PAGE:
Growth Mindset at Work - REDFworkshop

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2022 • 11 Pages • 285.14 KB • English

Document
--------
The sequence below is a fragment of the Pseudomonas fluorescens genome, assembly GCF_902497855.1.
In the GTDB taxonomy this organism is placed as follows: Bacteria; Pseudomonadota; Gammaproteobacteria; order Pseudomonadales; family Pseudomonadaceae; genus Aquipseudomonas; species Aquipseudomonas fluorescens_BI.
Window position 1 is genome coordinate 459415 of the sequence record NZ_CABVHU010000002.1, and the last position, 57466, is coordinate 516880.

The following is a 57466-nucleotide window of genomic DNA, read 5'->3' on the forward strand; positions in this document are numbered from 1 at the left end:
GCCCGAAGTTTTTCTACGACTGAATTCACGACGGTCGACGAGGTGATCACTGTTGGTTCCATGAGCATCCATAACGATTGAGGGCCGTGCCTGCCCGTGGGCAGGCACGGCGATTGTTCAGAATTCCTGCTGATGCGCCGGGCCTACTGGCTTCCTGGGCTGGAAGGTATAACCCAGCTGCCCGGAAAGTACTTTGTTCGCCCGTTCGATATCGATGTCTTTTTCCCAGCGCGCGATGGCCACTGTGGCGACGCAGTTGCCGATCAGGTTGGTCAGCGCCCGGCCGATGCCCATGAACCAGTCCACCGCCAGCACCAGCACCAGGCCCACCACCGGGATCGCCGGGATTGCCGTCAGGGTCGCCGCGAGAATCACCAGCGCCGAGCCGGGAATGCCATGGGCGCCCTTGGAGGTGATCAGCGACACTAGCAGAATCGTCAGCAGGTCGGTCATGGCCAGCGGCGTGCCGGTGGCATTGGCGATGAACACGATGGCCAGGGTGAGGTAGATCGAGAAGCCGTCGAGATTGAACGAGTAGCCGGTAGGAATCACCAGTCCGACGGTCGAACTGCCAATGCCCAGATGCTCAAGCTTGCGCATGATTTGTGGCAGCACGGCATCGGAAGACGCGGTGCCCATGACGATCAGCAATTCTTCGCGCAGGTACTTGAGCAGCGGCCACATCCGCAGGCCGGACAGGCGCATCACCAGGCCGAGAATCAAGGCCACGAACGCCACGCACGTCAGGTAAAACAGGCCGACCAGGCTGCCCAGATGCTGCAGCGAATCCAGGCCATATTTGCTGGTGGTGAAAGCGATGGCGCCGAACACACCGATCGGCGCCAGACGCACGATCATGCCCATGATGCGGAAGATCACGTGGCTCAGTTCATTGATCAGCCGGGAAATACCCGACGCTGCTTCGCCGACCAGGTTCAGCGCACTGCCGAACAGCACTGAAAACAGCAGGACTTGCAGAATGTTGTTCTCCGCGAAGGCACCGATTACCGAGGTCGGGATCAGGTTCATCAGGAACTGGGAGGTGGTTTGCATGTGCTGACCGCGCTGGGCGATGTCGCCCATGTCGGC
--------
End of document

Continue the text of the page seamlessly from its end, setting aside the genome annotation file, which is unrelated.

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Growth Mindset at Work How beliefs about the nature of talents and abilities shape organizational success. WHITE PAPER 2 Paradigm | Growth Mindset at Work Decades of social science, developmental science, and neuroscience research show that people have different beliefs about the nature of talents and abilities.5 Some people lean toward what’s called a “fixed mindset,” the belief that abilities and talents are fixed at birth. People with a fixed mindset think of these qualities like eye color. Just like you either have blue eyes or you don’t, people with this mindset believe that you’re born with certain talents and abilities, and not others, and there’s not much you can do about that. Other people lean toward a “growth mindset,” the belief that talents and abilities can be developed. Mindsets – beliefs about the nature of personal attributes like intelligence, talents, and abilities – can influence people’s success in many areas of life, from relationships1 and athletics2 to parenting3 and work.4 This white paper focuses on the impact of mindsets in the workplace, and provides strategies for fostering a company culture that promotes individual and organizational growth and innovation. THE TWO MINDSETS People with a growth mindset think of these qualities more like a muscle. Just like going to the gym makes your muscles stronger, people with this mindset believe that if you work hard to develop your talents and abilities, you can make your brain stronger. As discussed below, these two different beliefs can lead people to engage in very different behaviors, which ultimately impact performance.6,7,8,9,10 Decades of research show that when people have a growth mindset they tend to be more successful.11 3 Paradigm | Growth Mindset at Work Notably, mindsets are not stable. They can change over time, and they are influenced by our environments.12 People can also have different mindsets about different things.13 For example, you can have a growth mindset about your ability to become a better writer, but a fixed mindset about your technical skills. Which mindset is accurate? It turns out that there is increasing evidence for a growth mindset – the brain is like a muscle. Neuroscience research shows that when people challenge themselves, it can actually strengthen the connections between neurons in the brain, leading people to become smarter and improve their talents and abilities.14 THE BENEFITS OF A GROWTH MINDSET TO ORGANIZATIONS Better Performance A whole host of things follow from a person’s mindset that ultimately influence their performance, and this is particularly true in really challenging environments. Mindsets influence goals.15 In a fixed mindset, a person’s main goal is to prove themselves. This makes sense - if you believe that some people “have it” (talent, ability, intelligence) and others don’t, you want to prove that you have it. In the workplace, if a person’s main goal is to prove themselves, that can influence what kind of work they choose to take on. They might be more likely to take on easier work where they know they will succeed. In a growth mindset, a person’s main Because mindsets are shaped by our environments, organizations can do quite a bit to foster a growth mindset culture. But why should companies care? In this section, we review the research on the benefits of a growth mindset in organizations. 4 Paradigm | Growth Mindset at Work goal is to learn and grow. Since they believe their abilities can be developed, they take on more difficult work that offers them the opportunity to learn and improve. Mindsets influence how people interpret effort and struggle.16 In a fixed mindset, the need to work hard at something or struggle to accomplish a task is perceived as a lack of ability. In a growth mindset, effort and struggle are perceived as an indicator of learning. Perhaps most importantly, mindsets influence how people respond to challenges and setbacks.17 In a fixed mindset, people give up in the face of setbacks. They believe they have discovered something they are not good at, and they would rather move on to something they are good at. In a growth mindset, people tackle challenges and setbacks head on. They see them as the best opportunity to learn and improve, so they stick with it, analyze what went wrong, and strategize what to do differently in the future. While setbacks don’t always feel good with a growth mindset, they don’t cause the same kind of anxiety and self-doubt that come with the fixed belief that setbacks mean you are a failure. From these differences come differences in performance, especially in challenging work environments.18 A person with a fixed mindset might perform just fine in a work environment that is easy and constant, but in an environment that’s challenging and dynamic, their performance suffers. This type of difficult, changing environment is exactly where people with a growth mindset are most likely to thrive. More Innovation If people are primarily focused on proving themselves, as they are in a fixed mindset, they will be more afraid of change. It’s simply a chance to fail. And they won’t want to take risks or try new things at work. Since trying new things and taking risks are key to innovation, a fixed mindset hinders innovation. In companies that foster a growth mindset, on the other hand, employees are more willing to try new things or take thoughtful risks that can lead to innovation.19 They are interested in the learning that will come from those things, even if the road to success requires prolonged persistence. 5 Paradigm | Growth Mindset at Work Better Managers A growth mindset leads managers to run more successful teams.20 Why? Managers are better at listening and taking feedback from others when they are in a growth mindset.21 In a fixed mindset, feedback is interpreted as questioning the manager’s talent and leadership ability. In a growth mindset, managers are less threatened by feedback, and can use it to learn and improve. Managers are better at coaching and mentoring when they approach leading others with a growth mindset.22 This makes a lot of sense. If you think people are mostly fixed, then what’s the point of devoting your time to coaching them? Research shows that managers with a growth mindset give more feedback, and the quality of their feedback is higher. Managers with a growth mindset are more attuned to changes in their employees’ performance.23 Managers with a fixed mindset remain anchored around first impressions. If an employee is seen as a “high performer,” even when that employee does objectively low quality work managers with a fixed mindset are less critical of that work. On the flip side, managers with a fixed mindset don’t notice when previously low performing employees begin to improve. Managers with a growth mindset, however, notice both positive and negative changes in employees’ performance. Greater Diversity It turns out that people and companies with a fixed mindset are more likely to rely on stereotypes.24 This makes sense when you think about what stereotypes are – beliefs about groups’ “fixed abilities.” A growth mindset rejects the idea of fixed abilities, making stereotypes carry less weight. And people from stereotyped groups pick up on the fact that a fixed mindset might lead to more stereotyping. In a recent study, women were less likely to trust companies that used fixed mindset phrases on their websites (e.g., talking about wanting to hire employees “who have the intelligence and abilities that we are looking for”).25 They believed that management at those companies would be more likely to view them through the lens of a negative stereotype. In similar research done by Paradigm and Textio, we found that companies who used 6 Paradigm | Growth Mindset at Work growth mindset phrases in their job descriptions (e.g., “learn new things,” “highly determined”) were more likely to hire a woman for the role.26 This dynamic also appears across entire academic disciplines. Fields whose practitioners believe that brilliance is required for success have fewer women and fewer African Americans earning PhDs than those that emphasize the importance of effort and dedication.27 Of course this is not because of any difference in groups’ intelligence or abilities. Instead, a fear of being judged through the lens of a negative stereotype, and an increased likelihood of actually being stereotyped, can prevent women and African Americans from entering these fields. More Inclusion In fixed mindset companies, all employees feel more pressure to prove themselves. But this pressure can be amplified for people from underrepresented groups, who also have to contend with negative stereotypes about their groups. It can lead to stereotype threat – the fear of confirming a negative stereotype about one’s group.28 Stereotype threat not only creates an unwelcoming feeling, but it also undermines performance, because the worry of being judged through the lens of a negative stereotype can deplete valuable cognitive resources. A growth mindset has been shown to reduce the effects of stereotype threat, so growth mindset companies are better able to benefit from diverse perspectives.29 Growth mindset companies can also feel more inclusive because employees are more willing to collaborate with one another.30 In a fixed mindset company, looking smart is often dependent on looking better than others. But in a growth mindset company, everyone is learning and improving, so it’s not threatening to seek out help from others and to provide help to others. In summary, fostering a growth mindset culture helps people feel safe trying new things and learning from mistakes, and ultimately helps everyone perform to their full potential. 7 Paradigm | Growth Mindset at Work STRATEGIES TO FOSTER A GROWTH MINDSET Given the many benefits of a growth mindset, what are strategies for developing a growth mindset? Whether you’re trying to foster a growth mindset in yourself, in people you manage, or throughout the company, there are many ways to get started. Strategies for individuals • Identify your fixed mindset triggers.31 We are all a mixture of growth and fixed mindsets. In order to move to more of a growth mindset, start by noticing your fixed mindset triggers. When you see someone more skilled than you, does that make you feel jealous or demotivated? Instead, try thinking about how you can learn from that person. What strategies are they using that you could also try out to improve your own skills? When you get critical feedback, do you feel defensive? Instead, try thinking about how that feedback can help you grow. • Track your progress over time. When you take the time to think about it, you’ll probably notice that you’re a lot better at things now than you used to be. Reflecting on how you’re progressing can help foster more of a growth mindset. If you’ve improved in the past, you can certainly continue to improve in the future. • Don’t compare yourself to others. Instead of comparing yourself to others, focus on being better tomorrow than you are today. When you compare yourself to others, it can be easy to feel like someone else is just naturally more talented than you. But the truth is that you don’t know what experiences might have led them to develop their skills. The goal shouldn’t be to be better than someone else – it should be to continue to grow your own skills over time. Strategies for managers • Focus feedback on the process, not the person.32 It might feel good to tell an employee, “You’re so talented at X.” And they might feel good hearing this, at least in the moment. But when they face a setback later, they might conclude, “If my past success made me talented, does my current struggle mean I lack ability?” If you focus on the process, you can foster a growth mindset 8 Paradigm | Growth Mindset at Work by helping employees see that hard work, the right strategies, and good coaching are what lead to success. Here are some phrases to try: • Reward people when they try new things, even when it doesn’t lead to success. In order to innovate, employees need to try new things. Some of those things will lead to success, and some won’t. If employees are only rewarded for outcomes, they’ll continue to take the familiar route, leading to less innovation. Some companies have even created awards for clever risks that didn’t necessarily pan out as hoped.33 • Talk openly about mistakes and celebrate what can be learned from them. On growth mindset teams, mistakes are seen as a normal part of the learning process. When mistakes are made, people are not shamed. Mistakes are also not ignored to avoid making people feel bad – this is less of a concern when mistakes aren’t an indication of someone’s ability. Instead, mistakes are discussed openly, and analyzed in order to help individuals, teams, and the organization grow. In turn, this actually leads to fewer mistakes and better team performance.34 To get people comfortable talking about mistakes, start by talking about your own. Send out an email the next time you make a mistake, describing what it was, why it happened, and what you learned. Or share a mistake in your next team meeting. Strategies for organizations • When communicating about abilities, talk about them as malleable. When communicating, both internally and externally, talk about abilities as malleable. For example, in job descriptions, talk about opportunities to grow, develop, and learn rather than seeking the best and brightest. In interviews 9 Paradigm | Growth Mindset at Work and performance management, talk about skills rather than traits. And when talking about why people succeeded or failed, talk about the strategies they used, not who they are as individuals. • Provide opportunities for employees to grow. Development opportunities show that you believe people can grow and change. Provide these opportunities, coach employees on how to take advantage of them, and recognize them when they do. When employees try something new (e.g., a new approach to their work, or a particularly challenging project), acknowledge or reward this, regardless of whether it leads to success. • In performance management, focus on improvement and avoid comparisons. Instead of dividing employees into top performers and bottom performers, compare individuals to expectations for the job, and then give each employee the tools they need to improve. It should be clear that where they are now is not necessarily indicative of where the organization believes they’ll be forever. Paradigm’s growth mindset work is led by Dr. Carissa Romero. Carissa is one of the world’s leading experts on growth mindset, has given hundreds of presentations on the topic, co-founded a center at Stanford (PERTS) to apply growth mindset research, and is a member of the Mindset Scholars Network. 10 Paradigm | Growth Mindset at Work REFERENCES 1. Howe, L. C., & Dweck, C. S. (2016). Changes in self-definition impede recovery from rejection. Personality and Social Psychology Bulletin, 42, 54-71. Available at 2. Dweck, C. S. (2009). Olympic Coach Magazine, 21. Available at 3. Gunderson, E. A., Gripshover, S. J., Romero, C., Dweck, C. S., Goldin-Meadow, S., & Levine, S. C. (2013). Parent praise to 1-to 3-year-olds predicts children’s motivational frameworks 5 years later. Child Development, 84, 1526-1541. Available at 4. Heslin, P. A., & VandeWalle, D. (2008). Managers’ implicit assumptions about personnel. Current Directions in Psychological Science, 17, 219-223. Available at 5. Dweck, C. S. (2006). Mindset: The new psychology of success. New York: Random House. 6. Blackwell, L., Trzesniewski, K., & Dweck, C. S. (2007). Implicit theories of intelligence predict achievement across an adolescent transition: A longitudinal study and an intervention. Child Development, 78. 246-263. Available at 7. Kray, L. J., & Haselhuhn, M. P. (2007). Implicit negotiation beliefs and performance: experimental and longitudinal evidence. Journal of Personality and Social Psychology, 93, 49-64. Available at 8. Paunesku, D., Walton, G. M., Romero, C., Smith, E. N., Yeager, D. S., & Dweck, C. S. (2015). Mind-set interventions are a scalable treatment for academic underachievement. Psychological Science, 26, 784-793. Available at 9. Yeager, D. S., Romero, C., Paunesku, D., Hulleman, C. S., Schneider, B., Hinojosa, C., ... & Trott, J. (2016). Using design thinking to improve psychological interventions: The case of the growth mindset during the transition to high school. Journal of Educational Psychology, 108, 374-391. Available at 10. Romero, C., Master, A., Paunesku, D., Dweck, C. S., & Gross, J. J. (2014). Academic and emotional functioning in middle school: The role of implicit theories. Emotion, 14, 227-234. Available at 11. Rae-Dupree, J. (July 6, 2008). If you’re open to growth, you tend to grow. The New York Times. Available at 12. Ibid Gunderson et al., 2013. 13. Tamir, M., John, O. P., Srivastava, S., & Gross, J. J. (2007). Implicit theories of emotion: Affective and social outcomes across a major life transition. Journal of Personality and Social Psychology, 92, 731-744. Available at 14. Maguire, E. A., Woollett, K., & Spiers, H. J. (2006). London taxi drivers and bus drivers: a structural MRI and neuropsychological analysis. Hippocampus, 16, 1091-1101. Available at 15. Ibid Kray & Haselhuhn, 2007. 16. Hong, Y. Y., Chiu, C. Y., Dweck, C. S., Lin, D. M. S., & Wan, W. (1999). Implicit theories, attributions, and coping: A meaning system approach. Journal of Personality and Social Psychology, 77, 588-599. Available at 17. Nussbaum, A. D., & Dweck, C. S. (2008). Defensiveness versus remediation: Self-theories and modes of self-esteem maintenance. Personality and Social Psychology Bulletin, 34, 599-612. Available at 18. Ibid Blackwell et al., 2007. 11 Paradigm | Growth Mindset at Work 19. Harvard Business Review Staff (November 2014). How companies can profit from a “growth mindset.” Harvard Business Review. Available at 20. Wood, R., & Bandura, A. (1989). Impact of conceptions of ability on self-regulatory mechanisms and complex decision making. Journal of Personality and Social Psychology, 56, 407-415. Available at 21. Ibid Wood & Bandura, 1989. 22. Heslin, P. A., Vandewalle, D., & Latham, G. P. (2006). Keen to help? Managers’ implicit person theories and their subsequent employee coaching. Personnel Psychology, 59, 871-902. Available at 23. Heslin, P. A., Latham, G. P., & VandeWalle, D. (2005). The effect of implicit person theory on performance appraisals. Journal of Applied Psychology, 90, 842-856. Available at 24. Xu, X., & Plaks, J. E. (2015). The neural correlates of implicit theory violation. Social neuroscience, 10, 431-447. Available at 25. Emerson, K. T., & Murphy, M. C. (2015). A company I can trust? Organizational lay theories moderate stereotype threat for women. Personality and Social Psychology Bulletin, 41, 295-307. Available at 26. Romero, C. (November 11, 2016). Want to hire faster? Write about “learning,” not “brilliance.” Inclusion Insights. Available at 27. Leslie, S. J., Cimpian, A., Meyer, M., & Freeland, E. (2015). Expectations of brilliance underlie gender distributions across academic disciplines. Science, 347, 262-265. Available at 28. Steele, C. M. (1997). A threat in the air: How stereotypes shape intellectual identity and performance. American psychologist, 52, 613-629. Available at 29. Aronson, J., Fried, C. B., & Good, C. (2002). Reducing the effects of stereotype threat on African American college students by shaping theories of intelligence. Journal of Experimental Social Psychology, 38, 113-125. Available at 30. Ibid Harvard Business Review Staff, 2014. 31. Gross-Loh , C. (December 16, 2016). How praise became a consolation prize. The Atlantic. Available at 32. Mueller, C. M., & Dweck, C. S. (1998). Praise for intelligence can undermine children’s motivation and performance. Journal of Personality and Social Psychology, 75, 33-52. Available at 33. Shellenbarger, S. (September 27, 2011). Better ideas through failure: Companies reward employee mistakes to spur innovation, get back their edge. The Wall Street Journal. Available at 34. Ely, R., & Meyerson, D. E. (2010). Research in Organizational Behavior, 30, 3-34. Available at